Perpendicular-shape-anisotropy magnetic random-access memory (PSA MRAM) has been proposed to maintain the thermal stability of solid-state magnetic bits down to a few nanometers in diameter. Here we confirm directly with high-spatial resolution and high-sensitivity electron holography that magnetization is weakly affected by temperature, in contrast with the conventional ultrathin MRAM cells.
Magnetic random-access memory (MRAM) is an emerging class of solid-state memory. It is non-volatile, boasts orders of magnitude larger endurance than flash, and has a good compromise between write energy and time, typically a few nJ and a few ns. Based on these assets, MRAM is now used commercially in microcontrollers or as cache memory. Expanding the use of MRAM for the automotive industry or for high-density memories such as DRAM, requires to enhance their thermal stability down to advanced technological nodes. Standard MRAMs face their limits here, as their ultrathin storage layers are very sensitive to thermal energy, so that even at room temperature memory cells below 20nm in diameter lose long-term retention. In 2018 SPINTEC and Tohoku University proposed independently the concept of perpendicular-shape-anisotropy MRAM, in which the storage layer is a vertical nanopillar, enhancing its thermal stability via a dipolar shape effect and a large volume. While electric measurements have confirmed the ability to operate such sub-10nm MRAM cells, information on their enhanced thermal stability is only inferred indirectly.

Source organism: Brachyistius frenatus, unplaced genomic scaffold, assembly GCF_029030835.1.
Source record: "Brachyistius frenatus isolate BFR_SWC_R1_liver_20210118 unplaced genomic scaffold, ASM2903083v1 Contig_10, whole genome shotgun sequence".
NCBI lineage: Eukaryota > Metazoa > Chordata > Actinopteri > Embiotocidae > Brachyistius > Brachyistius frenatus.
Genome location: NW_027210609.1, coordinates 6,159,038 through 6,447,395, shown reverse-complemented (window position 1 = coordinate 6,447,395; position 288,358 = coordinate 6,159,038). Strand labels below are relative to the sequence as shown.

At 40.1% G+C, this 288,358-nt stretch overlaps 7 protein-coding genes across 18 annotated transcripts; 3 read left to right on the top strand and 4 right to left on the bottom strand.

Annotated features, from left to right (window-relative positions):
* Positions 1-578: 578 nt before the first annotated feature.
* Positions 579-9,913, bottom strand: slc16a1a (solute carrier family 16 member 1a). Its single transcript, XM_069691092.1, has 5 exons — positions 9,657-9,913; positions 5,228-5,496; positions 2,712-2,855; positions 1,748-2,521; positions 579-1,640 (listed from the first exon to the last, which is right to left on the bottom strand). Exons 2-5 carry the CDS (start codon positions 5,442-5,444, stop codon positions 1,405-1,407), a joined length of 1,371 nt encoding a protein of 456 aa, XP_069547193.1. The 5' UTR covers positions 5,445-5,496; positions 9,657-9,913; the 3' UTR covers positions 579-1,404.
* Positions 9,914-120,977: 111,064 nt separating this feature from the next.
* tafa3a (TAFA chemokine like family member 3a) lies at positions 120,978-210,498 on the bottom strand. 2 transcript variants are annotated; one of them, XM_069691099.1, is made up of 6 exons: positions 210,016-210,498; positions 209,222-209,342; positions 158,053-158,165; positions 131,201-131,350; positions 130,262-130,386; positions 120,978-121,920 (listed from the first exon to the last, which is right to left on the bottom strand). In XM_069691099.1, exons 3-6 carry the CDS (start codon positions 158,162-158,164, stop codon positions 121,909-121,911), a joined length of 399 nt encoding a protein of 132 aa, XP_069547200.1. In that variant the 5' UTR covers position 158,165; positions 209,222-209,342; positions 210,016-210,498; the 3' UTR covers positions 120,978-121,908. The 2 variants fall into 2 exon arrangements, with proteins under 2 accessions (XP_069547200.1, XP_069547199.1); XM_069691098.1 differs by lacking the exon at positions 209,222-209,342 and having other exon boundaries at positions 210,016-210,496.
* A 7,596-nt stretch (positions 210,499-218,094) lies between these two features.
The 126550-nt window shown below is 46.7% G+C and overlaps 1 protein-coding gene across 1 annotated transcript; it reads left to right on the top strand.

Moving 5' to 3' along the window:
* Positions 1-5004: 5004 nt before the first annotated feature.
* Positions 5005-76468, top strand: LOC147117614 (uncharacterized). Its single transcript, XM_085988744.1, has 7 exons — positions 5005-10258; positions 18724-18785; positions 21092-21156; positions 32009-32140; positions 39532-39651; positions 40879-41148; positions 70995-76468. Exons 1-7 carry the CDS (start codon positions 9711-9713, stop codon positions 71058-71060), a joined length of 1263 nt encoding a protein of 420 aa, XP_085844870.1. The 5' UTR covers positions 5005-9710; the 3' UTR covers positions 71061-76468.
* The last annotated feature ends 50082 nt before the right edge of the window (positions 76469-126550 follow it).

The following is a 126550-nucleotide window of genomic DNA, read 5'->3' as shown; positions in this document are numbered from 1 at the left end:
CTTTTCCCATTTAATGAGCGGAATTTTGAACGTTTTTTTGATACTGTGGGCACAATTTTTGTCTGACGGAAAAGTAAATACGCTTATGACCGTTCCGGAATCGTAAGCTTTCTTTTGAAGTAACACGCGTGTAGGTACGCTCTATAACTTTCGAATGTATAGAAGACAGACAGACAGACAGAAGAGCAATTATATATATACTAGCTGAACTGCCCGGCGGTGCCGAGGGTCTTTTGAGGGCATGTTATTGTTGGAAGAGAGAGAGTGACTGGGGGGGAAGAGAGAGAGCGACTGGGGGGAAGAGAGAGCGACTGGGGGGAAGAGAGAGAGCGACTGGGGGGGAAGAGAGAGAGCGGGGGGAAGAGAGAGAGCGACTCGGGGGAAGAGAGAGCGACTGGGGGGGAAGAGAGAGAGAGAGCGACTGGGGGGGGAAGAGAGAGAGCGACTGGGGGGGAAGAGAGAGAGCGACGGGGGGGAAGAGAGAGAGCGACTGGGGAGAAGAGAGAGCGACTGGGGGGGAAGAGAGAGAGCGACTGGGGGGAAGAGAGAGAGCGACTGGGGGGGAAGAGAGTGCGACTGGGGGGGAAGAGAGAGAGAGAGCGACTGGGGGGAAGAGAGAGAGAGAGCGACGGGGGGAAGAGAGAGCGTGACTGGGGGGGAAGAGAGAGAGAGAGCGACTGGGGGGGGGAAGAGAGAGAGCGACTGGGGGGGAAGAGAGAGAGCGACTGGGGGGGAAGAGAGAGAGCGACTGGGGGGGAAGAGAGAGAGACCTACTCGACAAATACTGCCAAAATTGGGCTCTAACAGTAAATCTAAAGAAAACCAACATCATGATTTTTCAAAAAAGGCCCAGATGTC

Here, we have used off-axis electron holography to monitor the thermal dependence of the magnetization state and the spontaneous magnetization in a sub-20nm FeNi nanopillar, such as used for the storage layer in a PSA-MRAM cell. This technic is ideally suited for that purpose, combining high spatial resolution, direct and quantitative information about magnetization, and fully compatible with variable temperature. We showed that the magnetization state is very close to uniform, perpendicular and symmetric. Besides, we measured directly that magnetization is very weakly decaying with temperature, no more than in the bulk material, in sharp contrast with the ultrathin storage layers implemented in standard MRAM cells.
(left) Chemical map of a perpendicular-shape-anisotropy free layer (pink part) (center) Colored iso-phase lines in electron holography, indicative of magnetic induction lines. This highlights magnetization in the pillar, and the stray field outside (right) Minute decrease of magnetic induction with temperature.
Our results confirm the relevance of PSA MRAM for demanding applications, such as automotive or high-density memories. Our results have been made possible by combining several methodology developments, such as a specific preparation of lamella to reduce non-magnetic artefacts, registered acquisition of image stacks to improve signal-to-noise ratio, and disentangling magnetization from the demagnetizing and stray fields to provide accurate figures for magnetization. We believe that these developments will be useful for a variety of nanosized magnetic elements.
Collaboration: CEA-LETI, PTA, PFNC
Funding: ERC Magical, ANR RTB